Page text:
• 176.103.130.130
  • 176.103.130.131

Block 3rd-party cookies

iOS: Settings > General > Safari > Prevent Cross-Site Tracking

Other browsers: same general idea - try to block as much as possible without breaking necessary sites. You can always add exceptions to important sites, but retain strict rules for unimportant sites. Restrict the scope to only allow current sites, blocking surveillance from third parties. Privacy Badger is an extension that learns which websites track your activity when they appear on multiple other websites. However, a good ad blocker usually will block everything, and I find Privacy Badger to be redundant. Another cool extension is Lightbeam for Firefox, which graphs the websites you visit and the third parties that track you. Disconnect is another cool extension. Lightbeam is pretty neat to explore after browsing for a couple days. It only shows activity after its installed, nothing before.

Review location access

You might have apps continuously sending your location to advertising networks. Within iOS settings, a purple icon indicates apps that have recently used your location. If you haven't recently used those apps, they're spying on you. Decide if you're comfortable giving away a map of your life and realtime location. Consider changing your settings or uninstalling apps that disrespect privacy. And some apps function with a ZIP code instead of needing your precise location. I try to use websites instead of apps whenever possible, to save space on my phone and improve my privacy. Gmail, Facebook, Instagram, and Twitter are very functional in a web browser, with only some features like Live Streaming requiring an app.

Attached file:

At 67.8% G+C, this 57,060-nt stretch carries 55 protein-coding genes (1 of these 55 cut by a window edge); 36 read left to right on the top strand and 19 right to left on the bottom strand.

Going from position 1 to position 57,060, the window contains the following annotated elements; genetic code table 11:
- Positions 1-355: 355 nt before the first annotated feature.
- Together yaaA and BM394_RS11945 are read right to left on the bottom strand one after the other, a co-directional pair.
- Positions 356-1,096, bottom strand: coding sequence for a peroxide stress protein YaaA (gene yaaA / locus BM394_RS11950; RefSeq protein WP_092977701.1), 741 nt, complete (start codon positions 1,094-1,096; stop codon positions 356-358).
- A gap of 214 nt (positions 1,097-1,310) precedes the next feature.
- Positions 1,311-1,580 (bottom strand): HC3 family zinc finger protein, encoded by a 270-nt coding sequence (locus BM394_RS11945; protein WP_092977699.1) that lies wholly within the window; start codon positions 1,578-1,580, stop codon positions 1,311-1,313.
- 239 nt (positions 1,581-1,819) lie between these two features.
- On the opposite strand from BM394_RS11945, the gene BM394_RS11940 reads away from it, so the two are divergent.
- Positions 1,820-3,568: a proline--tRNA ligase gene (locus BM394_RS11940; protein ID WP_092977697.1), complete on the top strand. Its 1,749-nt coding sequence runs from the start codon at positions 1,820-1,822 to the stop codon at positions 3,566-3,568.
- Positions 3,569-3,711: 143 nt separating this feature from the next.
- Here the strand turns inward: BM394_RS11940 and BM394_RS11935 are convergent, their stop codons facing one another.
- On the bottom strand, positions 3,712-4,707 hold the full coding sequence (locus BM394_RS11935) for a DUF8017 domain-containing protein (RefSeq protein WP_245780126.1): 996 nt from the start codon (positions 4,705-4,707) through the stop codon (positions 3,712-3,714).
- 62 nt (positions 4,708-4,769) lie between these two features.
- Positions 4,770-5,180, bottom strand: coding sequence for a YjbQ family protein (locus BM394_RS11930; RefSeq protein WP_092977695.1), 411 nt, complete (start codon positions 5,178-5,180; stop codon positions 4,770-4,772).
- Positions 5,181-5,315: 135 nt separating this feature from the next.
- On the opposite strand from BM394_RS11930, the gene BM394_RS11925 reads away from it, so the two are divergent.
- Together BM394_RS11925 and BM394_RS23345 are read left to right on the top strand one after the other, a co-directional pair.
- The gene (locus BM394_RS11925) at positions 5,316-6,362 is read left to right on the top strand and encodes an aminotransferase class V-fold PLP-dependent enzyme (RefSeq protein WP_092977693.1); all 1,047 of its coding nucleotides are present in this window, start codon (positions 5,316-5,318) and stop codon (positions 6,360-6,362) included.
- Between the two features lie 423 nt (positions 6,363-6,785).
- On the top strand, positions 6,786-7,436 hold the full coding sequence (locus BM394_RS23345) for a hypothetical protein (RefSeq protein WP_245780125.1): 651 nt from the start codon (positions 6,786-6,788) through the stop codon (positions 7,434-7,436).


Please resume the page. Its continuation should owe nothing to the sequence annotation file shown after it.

Additional Steps

Try simpler versions of websites

Facebook: mbasic.facebook.com, an extremely lightweight and fast version without Javascript tracking. Some features are missing, but messages, notifications, and groups work totally fine.

Gmail: the basic HTML version is also simple and fast. You can upload files and accomplish most things without any Javascript. If you need modern features, you can easily switch back, but I prefer the older, fast design and don't use any new stuff. Gmail is also a privacy disaster, so I've started using ProtonMail instead.

Reddit: i.reddit.com, a retro design for early smartphones that is fast and simple. I don't know of any privacy improvements, but at least the site is usable and small, unlike their modern, slow website.

More powerful tools